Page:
What did Jesus have against goats?

The parable of the sheep and the goats in Matt 25.31–46 isn’t actually a parable (since there is no suggestion that ‘the kingdom of heaven is like this’), and isn’t really about sheep and goats (as we shall see). But it is very well known, and is most commonly interpreted as an encouragement for followers of Jesus to care for the poor.

In the narrative, there are three groups of people: the ‘sheep’ who are placed on the king (= Son of Man)’s right; the ‘goats’ who are placed on his left; and the ‘least of these my brethren’ who are the ones who are hungry, thirsty, strangers, naked, sick and in prison. The story itself is very memorable; many years ago I learnt it by heart and performed it as the Bible reading in an all age service, and I noticed the four-fold structure of dialogue, and the six experiences of the ‘least’ which are grouped into three pairs (hungry/thirsty; stranger/naked; sick/in prison). In each of the four repetitions in the dialogue, this list of six things gets slightly compressed at the end. This kind of structuring to Jesus’ teaching is common, especially in Matthew’s gospel, and it makes it very memorable.

The most common interpretation of the narrative allocates the people groups in the following way. The ‘least of these’ are the poor in general; the sheep are those (probably followers of Jesus, obeying his teaching here) who care for the poor rather than just having a theoretical faith; and the goats are those who neglect Jesus’ teaching. Thus this becomes a general argument of the importance of caring for the poor.


But this interpretation has only been around since around 1850 (which raises issues about how we should response to ‘novel’ interpretations…) and in fact has some serious obstacles to it.

The first is the issue at the heart of the narrative itself. When the king invites those on his right to ‘Come, you who are blessed by my Father; take your inheritance, the kingdom prepared for you since the creation of the world…’, they respond with complete surprise, and the king has to explain that ‘Whenever you did this for the least…you did it for me’. Likewise, those on his left are also surprised to have encountered the king in his moment of need. If the narrative were about helping the poor, then those who helped the poor (having read this story!) would hardly be surprised to find that they had been doing as the king asked.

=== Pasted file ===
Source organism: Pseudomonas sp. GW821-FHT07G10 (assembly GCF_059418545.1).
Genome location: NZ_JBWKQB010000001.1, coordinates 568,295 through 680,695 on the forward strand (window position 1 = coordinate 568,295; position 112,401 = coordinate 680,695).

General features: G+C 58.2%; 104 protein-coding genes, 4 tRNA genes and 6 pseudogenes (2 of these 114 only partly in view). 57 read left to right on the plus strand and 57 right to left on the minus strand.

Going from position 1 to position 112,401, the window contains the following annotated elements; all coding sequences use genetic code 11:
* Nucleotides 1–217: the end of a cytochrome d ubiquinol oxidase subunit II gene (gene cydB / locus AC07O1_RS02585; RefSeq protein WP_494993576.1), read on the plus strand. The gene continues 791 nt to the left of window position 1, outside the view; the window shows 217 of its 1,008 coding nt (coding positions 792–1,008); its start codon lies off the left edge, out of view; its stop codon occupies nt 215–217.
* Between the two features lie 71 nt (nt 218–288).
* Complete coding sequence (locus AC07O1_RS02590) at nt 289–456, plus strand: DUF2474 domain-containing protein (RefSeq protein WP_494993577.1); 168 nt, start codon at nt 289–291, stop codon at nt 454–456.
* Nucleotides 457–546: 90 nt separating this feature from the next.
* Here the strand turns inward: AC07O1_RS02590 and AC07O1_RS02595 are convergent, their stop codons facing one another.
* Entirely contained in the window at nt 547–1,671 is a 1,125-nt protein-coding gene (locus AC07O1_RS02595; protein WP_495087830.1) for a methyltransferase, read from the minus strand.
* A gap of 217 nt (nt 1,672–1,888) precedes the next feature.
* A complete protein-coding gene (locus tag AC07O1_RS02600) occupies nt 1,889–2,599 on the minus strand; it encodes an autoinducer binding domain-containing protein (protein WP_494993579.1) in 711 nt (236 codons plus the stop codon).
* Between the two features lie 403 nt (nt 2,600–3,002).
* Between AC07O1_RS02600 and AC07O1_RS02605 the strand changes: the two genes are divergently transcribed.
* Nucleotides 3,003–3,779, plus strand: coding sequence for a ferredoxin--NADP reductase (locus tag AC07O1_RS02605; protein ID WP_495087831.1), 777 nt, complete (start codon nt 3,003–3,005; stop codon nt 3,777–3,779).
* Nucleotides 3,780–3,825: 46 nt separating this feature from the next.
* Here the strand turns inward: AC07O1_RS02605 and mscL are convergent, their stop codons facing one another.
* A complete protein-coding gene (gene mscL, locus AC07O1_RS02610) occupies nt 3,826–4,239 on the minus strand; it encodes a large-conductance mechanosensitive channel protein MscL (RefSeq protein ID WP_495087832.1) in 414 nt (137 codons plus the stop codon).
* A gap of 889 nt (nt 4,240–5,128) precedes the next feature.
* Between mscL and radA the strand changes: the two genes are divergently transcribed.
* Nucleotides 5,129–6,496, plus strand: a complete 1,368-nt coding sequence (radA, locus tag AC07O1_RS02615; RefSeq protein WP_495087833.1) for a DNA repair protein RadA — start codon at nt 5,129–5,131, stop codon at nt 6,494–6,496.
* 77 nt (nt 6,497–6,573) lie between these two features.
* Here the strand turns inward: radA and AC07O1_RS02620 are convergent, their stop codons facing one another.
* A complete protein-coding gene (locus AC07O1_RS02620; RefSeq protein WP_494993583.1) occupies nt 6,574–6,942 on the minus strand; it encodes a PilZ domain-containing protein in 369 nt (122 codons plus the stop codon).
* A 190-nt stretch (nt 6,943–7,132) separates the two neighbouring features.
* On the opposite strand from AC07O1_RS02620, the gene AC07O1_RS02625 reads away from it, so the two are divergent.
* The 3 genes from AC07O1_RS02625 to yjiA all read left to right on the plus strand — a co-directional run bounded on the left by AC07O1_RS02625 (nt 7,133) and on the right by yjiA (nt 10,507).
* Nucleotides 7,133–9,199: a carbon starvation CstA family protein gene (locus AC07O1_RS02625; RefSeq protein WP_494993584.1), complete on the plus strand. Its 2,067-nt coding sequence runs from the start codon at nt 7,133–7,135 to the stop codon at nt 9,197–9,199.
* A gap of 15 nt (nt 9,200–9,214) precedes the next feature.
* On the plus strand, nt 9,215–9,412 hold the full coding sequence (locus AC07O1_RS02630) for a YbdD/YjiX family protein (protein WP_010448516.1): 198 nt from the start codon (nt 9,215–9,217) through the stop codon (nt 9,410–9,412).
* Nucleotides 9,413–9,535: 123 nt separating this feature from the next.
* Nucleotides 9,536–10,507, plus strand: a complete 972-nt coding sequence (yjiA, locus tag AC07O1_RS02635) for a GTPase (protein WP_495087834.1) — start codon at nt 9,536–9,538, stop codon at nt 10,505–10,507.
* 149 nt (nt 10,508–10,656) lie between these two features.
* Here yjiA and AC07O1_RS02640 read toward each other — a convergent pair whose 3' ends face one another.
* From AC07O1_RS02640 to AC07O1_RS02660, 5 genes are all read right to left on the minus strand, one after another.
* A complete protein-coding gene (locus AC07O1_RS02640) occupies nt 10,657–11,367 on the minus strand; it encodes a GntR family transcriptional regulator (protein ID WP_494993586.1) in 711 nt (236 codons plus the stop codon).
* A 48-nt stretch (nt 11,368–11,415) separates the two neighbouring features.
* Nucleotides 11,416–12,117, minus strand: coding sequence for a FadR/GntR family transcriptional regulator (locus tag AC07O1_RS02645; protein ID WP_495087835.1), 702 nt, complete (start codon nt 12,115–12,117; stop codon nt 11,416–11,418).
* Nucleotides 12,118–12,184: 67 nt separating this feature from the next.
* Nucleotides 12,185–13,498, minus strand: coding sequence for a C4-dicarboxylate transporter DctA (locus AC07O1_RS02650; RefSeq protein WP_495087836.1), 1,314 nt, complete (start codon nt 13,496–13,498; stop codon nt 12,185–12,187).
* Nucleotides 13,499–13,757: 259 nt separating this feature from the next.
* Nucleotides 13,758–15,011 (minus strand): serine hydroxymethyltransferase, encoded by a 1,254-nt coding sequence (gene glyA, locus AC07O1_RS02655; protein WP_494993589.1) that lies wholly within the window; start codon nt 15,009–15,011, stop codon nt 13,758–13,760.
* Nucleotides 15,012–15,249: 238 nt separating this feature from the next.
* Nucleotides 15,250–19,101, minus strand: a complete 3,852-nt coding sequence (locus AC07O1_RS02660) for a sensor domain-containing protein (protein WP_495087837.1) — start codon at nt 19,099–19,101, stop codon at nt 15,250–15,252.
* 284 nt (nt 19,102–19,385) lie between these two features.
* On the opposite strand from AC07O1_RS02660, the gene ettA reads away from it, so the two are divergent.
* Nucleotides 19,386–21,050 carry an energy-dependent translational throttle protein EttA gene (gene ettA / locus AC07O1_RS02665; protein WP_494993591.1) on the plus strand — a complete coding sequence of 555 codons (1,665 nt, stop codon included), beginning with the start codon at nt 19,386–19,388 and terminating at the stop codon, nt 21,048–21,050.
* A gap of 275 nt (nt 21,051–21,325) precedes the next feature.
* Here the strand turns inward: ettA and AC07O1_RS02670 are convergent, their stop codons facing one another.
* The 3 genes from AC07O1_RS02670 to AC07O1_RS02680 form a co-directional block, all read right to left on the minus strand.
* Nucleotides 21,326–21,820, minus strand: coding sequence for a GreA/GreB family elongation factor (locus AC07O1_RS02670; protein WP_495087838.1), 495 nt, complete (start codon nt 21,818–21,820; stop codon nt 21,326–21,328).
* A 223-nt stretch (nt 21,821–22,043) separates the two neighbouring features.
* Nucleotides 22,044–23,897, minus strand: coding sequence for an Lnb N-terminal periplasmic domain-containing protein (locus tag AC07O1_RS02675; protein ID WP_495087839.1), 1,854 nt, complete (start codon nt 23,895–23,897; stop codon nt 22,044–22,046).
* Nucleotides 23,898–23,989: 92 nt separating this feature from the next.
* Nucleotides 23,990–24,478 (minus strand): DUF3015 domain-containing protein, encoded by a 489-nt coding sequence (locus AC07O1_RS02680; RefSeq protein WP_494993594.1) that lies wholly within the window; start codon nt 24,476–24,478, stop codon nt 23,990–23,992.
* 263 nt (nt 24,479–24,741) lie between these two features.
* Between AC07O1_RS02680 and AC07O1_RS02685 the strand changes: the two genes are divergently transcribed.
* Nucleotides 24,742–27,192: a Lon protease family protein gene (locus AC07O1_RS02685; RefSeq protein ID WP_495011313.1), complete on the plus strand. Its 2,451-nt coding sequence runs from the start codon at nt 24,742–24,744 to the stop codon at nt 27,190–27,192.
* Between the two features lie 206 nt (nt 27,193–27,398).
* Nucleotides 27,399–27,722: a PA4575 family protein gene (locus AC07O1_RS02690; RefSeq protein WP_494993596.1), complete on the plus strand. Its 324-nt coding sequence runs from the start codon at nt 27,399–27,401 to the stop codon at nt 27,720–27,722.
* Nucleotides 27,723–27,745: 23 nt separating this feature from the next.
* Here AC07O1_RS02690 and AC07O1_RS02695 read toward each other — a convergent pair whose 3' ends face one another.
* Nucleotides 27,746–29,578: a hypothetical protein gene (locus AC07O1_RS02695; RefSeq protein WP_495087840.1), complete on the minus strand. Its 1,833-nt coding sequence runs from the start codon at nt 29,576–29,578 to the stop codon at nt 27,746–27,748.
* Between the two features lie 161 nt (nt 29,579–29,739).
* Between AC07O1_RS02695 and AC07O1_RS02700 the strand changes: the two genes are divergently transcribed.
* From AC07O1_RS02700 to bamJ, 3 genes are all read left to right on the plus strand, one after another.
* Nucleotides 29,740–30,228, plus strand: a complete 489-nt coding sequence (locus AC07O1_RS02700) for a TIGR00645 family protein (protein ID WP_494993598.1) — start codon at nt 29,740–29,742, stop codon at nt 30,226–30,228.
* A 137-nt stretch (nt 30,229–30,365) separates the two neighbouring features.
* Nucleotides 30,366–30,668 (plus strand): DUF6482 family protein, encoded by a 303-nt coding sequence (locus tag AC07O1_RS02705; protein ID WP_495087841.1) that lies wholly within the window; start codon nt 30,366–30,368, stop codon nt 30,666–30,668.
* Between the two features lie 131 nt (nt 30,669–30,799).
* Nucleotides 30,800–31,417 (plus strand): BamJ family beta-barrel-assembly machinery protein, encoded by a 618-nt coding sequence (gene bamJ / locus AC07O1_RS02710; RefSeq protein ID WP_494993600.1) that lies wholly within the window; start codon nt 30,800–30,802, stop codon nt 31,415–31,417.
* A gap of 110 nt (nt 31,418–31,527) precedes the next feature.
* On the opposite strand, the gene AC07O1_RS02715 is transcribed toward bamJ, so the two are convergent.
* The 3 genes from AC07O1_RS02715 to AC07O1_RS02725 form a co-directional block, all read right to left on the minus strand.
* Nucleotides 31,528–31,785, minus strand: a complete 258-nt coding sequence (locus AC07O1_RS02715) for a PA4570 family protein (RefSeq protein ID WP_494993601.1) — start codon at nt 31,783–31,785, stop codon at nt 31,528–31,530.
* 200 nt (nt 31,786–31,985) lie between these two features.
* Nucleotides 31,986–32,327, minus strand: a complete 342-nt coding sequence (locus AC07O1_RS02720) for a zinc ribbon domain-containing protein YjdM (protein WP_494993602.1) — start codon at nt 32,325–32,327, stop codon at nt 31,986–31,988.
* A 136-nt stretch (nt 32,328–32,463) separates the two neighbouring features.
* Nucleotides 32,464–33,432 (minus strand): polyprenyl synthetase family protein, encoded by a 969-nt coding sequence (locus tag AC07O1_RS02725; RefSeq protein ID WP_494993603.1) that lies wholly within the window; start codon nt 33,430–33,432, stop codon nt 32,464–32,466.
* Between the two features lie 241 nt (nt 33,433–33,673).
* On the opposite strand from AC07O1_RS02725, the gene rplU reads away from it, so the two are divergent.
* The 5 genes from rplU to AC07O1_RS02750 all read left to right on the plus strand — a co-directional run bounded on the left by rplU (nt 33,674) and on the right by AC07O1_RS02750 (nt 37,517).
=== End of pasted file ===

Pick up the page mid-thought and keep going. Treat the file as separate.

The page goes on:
But there are wider problems with the interpretation, when it is read in the context of Matthew’s gospel as a whole. As Dick France points out in his commentaries (NIC and TNTC), Matthew never records Jesus referring to his ‘brothers’ or sisters as anyone other than those who do the will of God by becoming his followers. This is particularly clear in Matt 12.49, when Jesus is rather radically proposing that his new family are the disciples gathered around him (which of course includes women). Moreover, Jesus is clear that to follow him means to be homeless; in reply to a teacher of the law who would follow him, Jesus replies: ‘Foxes have dens, and the birds in the sky have nests, but the Son of Man has no place to lay his head’ (Matt 8.20 = Luke 9.58). In other words, if you follow Jesus you will be like him, and this could involve being without home, a wandering stranger, reliant on the charity and provision of others.

Put together, these point to the ‘least of these’ not being the poor in general, but being Jesus’ own followers. Thus those on the king’s right are people who have welcomed his poor followers, and in doing so have welcomed Jesus. At the end of Jesus’ second block of teaching in Matthew (which Matthew attaches to the sending out of the 12 in chapter 10) we have a very similar idea—whoever receives the disciples in effect receives Jesus, and how they treat the disciples is in effect how they treat Jesus. (These verses, Matt 10.40-42, don’t have an exact parallel in the other gospels, though there is a similar saying in a different context in Mark 9.41). France, in his comment on Matt 25, describes this as the closest Matthew gets to a Pauline notion of the believers as the body of Christ, and it it likely that Paul was shaped in this by the words he heard on the Damascus Road. Persecuting Jesus’ followers, he hears Jesus ask: ‘Why do you persecute me?’